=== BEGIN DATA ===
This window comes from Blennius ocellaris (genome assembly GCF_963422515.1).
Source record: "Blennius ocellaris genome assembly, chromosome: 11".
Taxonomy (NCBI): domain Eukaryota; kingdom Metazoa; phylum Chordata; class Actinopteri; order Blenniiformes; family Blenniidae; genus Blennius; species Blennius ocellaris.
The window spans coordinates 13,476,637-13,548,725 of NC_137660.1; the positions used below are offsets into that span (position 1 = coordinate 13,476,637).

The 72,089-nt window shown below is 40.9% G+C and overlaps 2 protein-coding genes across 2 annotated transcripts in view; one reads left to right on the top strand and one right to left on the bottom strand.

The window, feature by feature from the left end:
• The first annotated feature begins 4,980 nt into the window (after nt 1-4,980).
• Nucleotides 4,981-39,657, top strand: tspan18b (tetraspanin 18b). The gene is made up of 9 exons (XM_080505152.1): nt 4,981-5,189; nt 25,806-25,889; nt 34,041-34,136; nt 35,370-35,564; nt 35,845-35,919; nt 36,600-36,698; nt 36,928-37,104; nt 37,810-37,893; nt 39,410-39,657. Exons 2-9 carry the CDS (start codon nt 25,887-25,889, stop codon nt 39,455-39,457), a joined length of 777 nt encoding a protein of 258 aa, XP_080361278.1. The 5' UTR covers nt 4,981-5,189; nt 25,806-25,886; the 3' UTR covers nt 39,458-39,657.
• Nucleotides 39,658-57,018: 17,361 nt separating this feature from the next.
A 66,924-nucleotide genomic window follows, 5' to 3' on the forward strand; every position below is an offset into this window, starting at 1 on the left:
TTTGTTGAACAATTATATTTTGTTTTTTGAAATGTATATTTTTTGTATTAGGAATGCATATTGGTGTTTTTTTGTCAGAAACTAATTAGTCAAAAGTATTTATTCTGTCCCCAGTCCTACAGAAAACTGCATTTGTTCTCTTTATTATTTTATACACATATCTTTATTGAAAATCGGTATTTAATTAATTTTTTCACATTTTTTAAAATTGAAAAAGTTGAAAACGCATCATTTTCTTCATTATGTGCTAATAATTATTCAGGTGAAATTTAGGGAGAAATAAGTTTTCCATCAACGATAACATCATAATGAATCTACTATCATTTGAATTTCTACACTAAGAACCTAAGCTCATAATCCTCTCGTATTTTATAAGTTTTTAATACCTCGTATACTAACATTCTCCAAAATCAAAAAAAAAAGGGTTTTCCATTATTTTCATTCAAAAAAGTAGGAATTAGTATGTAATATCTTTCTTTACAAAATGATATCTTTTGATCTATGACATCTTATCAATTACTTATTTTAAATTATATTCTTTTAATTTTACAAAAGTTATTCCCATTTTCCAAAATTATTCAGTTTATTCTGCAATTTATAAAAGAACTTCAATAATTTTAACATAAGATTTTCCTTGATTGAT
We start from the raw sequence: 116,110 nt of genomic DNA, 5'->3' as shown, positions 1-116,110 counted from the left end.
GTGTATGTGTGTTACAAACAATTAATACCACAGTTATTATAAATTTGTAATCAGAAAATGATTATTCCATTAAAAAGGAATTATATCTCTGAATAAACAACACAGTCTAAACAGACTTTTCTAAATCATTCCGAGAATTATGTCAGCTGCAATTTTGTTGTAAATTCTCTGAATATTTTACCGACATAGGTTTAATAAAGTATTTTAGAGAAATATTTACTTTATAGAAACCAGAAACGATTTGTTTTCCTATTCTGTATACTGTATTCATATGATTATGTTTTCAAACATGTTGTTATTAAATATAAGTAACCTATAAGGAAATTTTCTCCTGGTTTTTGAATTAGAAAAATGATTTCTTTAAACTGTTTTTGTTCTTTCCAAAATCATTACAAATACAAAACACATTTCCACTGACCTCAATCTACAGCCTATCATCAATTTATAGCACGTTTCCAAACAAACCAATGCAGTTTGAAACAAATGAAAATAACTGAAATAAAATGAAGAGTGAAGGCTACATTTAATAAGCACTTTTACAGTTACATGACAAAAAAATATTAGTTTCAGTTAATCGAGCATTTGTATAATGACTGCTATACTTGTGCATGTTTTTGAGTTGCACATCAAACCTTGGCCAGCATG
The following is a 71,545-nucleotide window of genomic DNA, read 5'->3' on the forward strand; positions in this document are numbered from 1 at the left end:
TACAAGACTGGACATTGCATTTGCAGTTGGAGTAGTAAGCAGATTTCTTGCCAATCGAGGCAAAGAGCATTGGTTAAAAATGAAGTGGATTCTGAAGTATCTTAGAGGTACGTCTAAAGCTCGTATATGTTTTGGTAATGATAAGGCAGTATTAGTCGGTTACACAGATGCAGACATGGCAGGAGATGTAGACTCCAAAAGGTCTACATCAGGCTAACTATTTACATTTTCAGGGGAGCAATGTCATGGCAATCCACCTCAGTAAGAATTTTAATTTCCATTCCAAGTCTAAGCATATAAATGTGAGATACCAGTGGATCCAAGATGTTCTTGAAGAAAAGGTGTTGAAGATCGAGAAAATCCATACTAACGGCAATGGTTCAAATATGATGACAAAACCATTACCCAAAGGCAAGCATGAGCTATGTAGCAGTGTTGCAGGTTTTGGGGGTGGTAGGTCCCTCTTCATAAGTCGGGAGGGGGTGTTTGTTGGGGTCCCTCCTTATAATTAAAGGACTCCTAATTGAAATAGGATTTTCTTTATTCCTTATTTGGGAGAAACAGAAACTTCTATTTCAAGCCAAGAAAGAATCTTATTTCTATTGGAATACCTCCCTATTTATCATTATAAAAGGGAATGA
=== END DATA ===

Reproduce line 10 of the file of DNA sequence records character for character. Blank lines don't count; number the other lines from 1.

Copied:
A 66,924-nucleotide genomic window follows, 5' to 3' on the forward strand; every position below is an offset into this window, starting at 1 on the left: